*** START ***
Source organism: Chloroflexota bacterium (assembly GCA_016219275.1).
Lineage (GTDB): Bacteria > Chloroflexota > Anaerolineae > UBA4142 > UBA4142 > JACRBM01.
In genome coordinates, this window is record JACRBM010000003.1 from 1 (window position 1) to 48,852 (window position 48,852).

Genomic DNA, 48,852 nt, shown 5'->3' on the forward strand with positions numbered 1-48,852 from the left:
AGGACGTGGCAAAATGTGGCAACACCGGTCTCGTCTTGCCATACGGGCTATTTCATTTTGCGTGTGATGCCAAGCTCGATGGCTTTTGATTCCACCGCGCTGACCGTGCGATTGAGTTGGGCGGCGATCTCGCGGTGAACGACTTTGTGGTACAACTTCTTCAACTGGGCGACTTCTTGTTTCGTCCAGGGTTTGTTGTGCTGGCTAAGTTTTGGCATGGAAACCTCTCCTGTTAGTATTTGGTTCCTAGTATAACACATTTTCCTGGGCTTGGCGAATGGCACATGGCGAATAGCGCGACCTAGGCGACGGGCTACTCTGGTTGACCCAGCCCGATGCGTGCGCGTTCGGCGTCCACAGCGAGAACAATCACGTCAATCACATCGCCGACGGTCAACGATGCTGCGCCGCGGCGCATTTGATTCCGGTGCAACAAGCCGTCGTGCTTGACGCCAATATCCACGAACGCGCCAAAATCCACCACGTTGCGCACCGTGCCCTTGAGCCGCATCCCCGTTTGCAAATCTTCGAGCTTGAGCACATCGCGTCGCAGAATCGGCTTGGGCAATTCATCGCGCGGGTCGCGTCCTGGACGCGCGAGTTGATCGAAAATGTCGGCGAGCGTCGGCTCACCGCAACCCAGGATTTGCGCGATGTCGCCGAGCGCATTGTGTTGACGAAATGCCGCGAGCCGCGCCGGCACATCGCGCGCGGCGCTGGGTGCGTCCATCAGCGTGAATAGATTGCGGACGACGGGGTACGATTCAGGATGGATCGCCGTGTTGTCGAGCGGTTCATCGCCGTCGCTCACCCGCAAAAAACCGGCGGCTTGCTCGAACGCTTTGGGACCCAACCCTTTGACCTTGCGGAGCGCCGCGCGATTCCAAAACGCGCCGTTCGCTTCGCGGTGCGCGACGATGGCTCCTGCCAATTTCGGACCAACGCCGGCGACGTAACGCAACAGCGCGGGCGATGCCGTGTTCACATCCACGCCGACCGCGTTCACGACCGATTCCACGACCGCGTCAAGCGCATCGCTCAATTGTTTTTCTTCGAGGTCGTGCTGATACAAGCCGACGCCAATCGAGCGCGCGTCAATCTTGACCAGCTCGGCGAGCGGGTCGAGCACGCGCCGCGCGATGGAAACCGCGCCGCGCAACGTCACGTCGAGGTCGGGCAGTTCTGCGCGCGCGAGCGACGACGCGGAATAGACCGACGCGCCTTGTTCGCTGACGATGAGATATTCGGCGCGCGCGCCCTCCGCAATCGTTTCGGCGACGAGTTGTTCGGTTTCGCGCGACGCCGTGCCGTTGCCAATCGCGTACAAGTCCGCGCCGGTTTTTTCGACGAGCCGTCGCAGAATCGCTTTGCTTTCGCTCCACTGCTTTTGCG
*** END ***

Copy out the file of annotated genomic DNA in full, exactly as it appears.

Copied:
Source organism: Chloroflexota bacterium (assembly GCA_016219275.1).
Lineage (GTDB): Bacteria > Chloroflexota > Anaerolineae > UBA4142 > UBA4142 > JACRBM01.
In genome coordinates, this window is record JACRBM010000003.1 from 1 (window position 1) to 48,852 (window position 48,852).

Genomic DNA, 48,852 nt, shown 5'->3' on the forward strand with positions numbered 1-48,852 from the left:
AGGACGTGGCAAAATGTGGCAACACCGGTCTCGTCTTGCCATACGGGCTATTTCATTTTGCGTGTGATGCCAAGCTCGATGGCTTTTGATTCCACCGCGCTGACCGTGCGATTGAGTTGGGCGGCGATCTCGCGGTGAACGACTTTGTGGTACAACTTCTTCAACTGGGCGACTTCTTGTTTCGTCCAGGGTTTGTTGTGCTGGCTAAGTTTTGGCATGGAAACCTCTCCTGTTAGTATTTGGTTCCTAGTATAACACATTTTCCTGGGCTTGGCGAATGGCACATGGCGAATAGCGCGACCTAGGCGACGGGCTACTCTGGTTGACCCAGCCCGATGCGTGCGCGTTCGGCGTCCACAGCGAGAACAATCACGTCAATCACATCGCCGACGGTCAACGATGCTGCGCCGCGGCGCATTTGATTCCGGTGCAACAAGCCGTCGTGCTTGACGCCAATATCCACGAACGCGCCAAAATCCACCACGTTGCGCACCGTGCCCTTGAGCCGCATCCCCGTTTGCAAATCTTCGAGCTTGAGCACATCGCGTCGCAGAATCGGCTTGGGCAATTCATCGCGCGGGTCGCGTCCTGGACGCGCGAGTTGATCGAAAATGTCGGCGAGCGTCGGCTCACCGCAACCCAGGATTTGCGCGATGTCGCCGAGCGCATTGTGTTGACGAAATGCCGCGAGCCGCGCCGGCACATCGCGCGCGGCGCTGGGTGCGTCCATCAGCGTGAATAGATTGCGGACGACGGGGTACGATTCAGGATGGATCGCCGTGTTGTCGAGCGGTTCATCGCCGTCGCTCACCCGCAAAAAACCGGCGGCTTGCTCGAACGCTTTGGGACCCAACCCTTTGACCTTGCGGAGCGCCGCGCGATTCCAAAACGCGCCGTTCGCTTCGCGGTGCGCGACGATGGCTCCTGCCAATTTCGGACCAACGCCGGCGACGTAACGCAACAGCGCGGGCGATGCCGTGTTCACATCCACGCCGACCGCGTTCACGACCGATTCCACGACCGCGTCAAGCGCATCGCTCAATTGTTTTTCTTCGAGGTCGTGCTGATACAAGCCGACGCCAATCGAGCGCGCGTCAATCTTGACCAGCTCGGCGAGCGGGTCGAGCACGCGCCGCGCGATGGAAACCGCGCCGCGCAACGTCACGTCGAGGTCGGGCAGTTCTGCGCGCGCGAGCGACGACGCGGAATAGACCGACGCGCCTTGTTCGCTGACGATGAGATATTCGGCGCGCGCGCCCTCCGCAATCGTTTCGGCGACGAGTTGTTCGGTTTCGCGCGACGCCGTGCCGTTGCCAATCGCGTACAAGTCCGCGCCGGTTTTTTCGACGAGCCGTCGCAGAATCGCTTTGCTTTCGCTCCACTGCTTTTGCG